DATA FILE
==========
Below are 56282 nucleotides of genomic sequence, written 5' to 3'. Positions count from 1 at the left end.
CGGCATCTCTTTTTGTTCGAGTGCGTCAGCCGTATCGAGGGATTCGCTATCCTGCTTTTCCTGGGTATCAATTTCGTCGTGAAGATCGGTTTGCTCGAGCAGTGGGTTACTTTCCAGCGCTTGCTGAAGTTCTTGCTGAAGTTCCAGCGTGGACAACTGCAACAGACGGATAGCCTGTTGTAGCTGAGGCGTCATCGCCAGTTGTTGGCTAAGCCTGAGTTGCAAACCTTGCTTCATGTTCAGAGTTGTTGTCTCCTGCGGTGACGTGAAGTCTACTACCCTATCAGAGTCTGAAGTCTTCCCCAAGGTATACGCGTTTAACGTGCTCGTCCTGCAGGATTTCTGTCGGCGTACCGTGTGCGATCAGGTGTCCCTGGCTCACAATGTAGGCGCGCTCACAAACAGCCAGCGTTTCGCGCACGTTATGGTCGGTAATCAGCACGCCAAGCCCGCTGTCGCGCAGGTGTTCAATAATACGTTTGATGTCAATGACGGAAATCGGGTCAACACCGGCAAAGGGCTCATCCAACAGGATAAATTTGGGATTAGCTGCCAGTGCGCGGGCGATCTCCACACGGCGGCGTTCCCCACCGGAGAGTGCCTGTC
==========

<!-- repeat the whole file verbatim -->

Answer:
Below are 56282 nucleotides of genomic sequence, written 5' to 3'. Positions count from 1 at the left end.
CGGCATCTCTTTTTGTTCGAGTGCGTCAGCCGTATCGAGGGATTCGCTATCCTGCTTTTCCTGGGTATCAATTTCGTCGTGAAGATCGGTTTGCTCGAGCAGTGGGTTACTTTCCAGCGCTTGCTGAAGTTCTTGCTGAAGTTCCAGCGTGGACAACTGCAACAGACGGATAGCCTGTTGTAGCTGAGGCGTCATCGCCAGTTGTTGGCTAAGCCTGAGTTGCAAACCTTGCTTCATGTTCAGAGTTGTTGTCTCCTGCGGTGACGTGAAGTCTACTACCCTATCAGAGTCTGAAGTCTTCCCCAAGGTATACGCGTTTAACGTGCTCGTCCTGCAGGATTTCTGTCGGCGTACCGTGTGCGATCAGGTGTCCCTGGCTCACAATGTAGGCGCGCTCACAAACAGCCAGCGTTTCGCGCACGTTATGGTCGGTAATCAGCACGCCAAGCCCGCTGTCGCGCAGGTGTTCAATAATACGTTTGATGTCAATGACGGAAATCGGGTCAACACCGGCAAAGGGCTCATCCAACAGGATAAATTTGGGATTAGCTGCCAGTGCGCGGGCGATCTCCACACGGCGGCGTTCCCCACCGGAGAGTGCCTGTC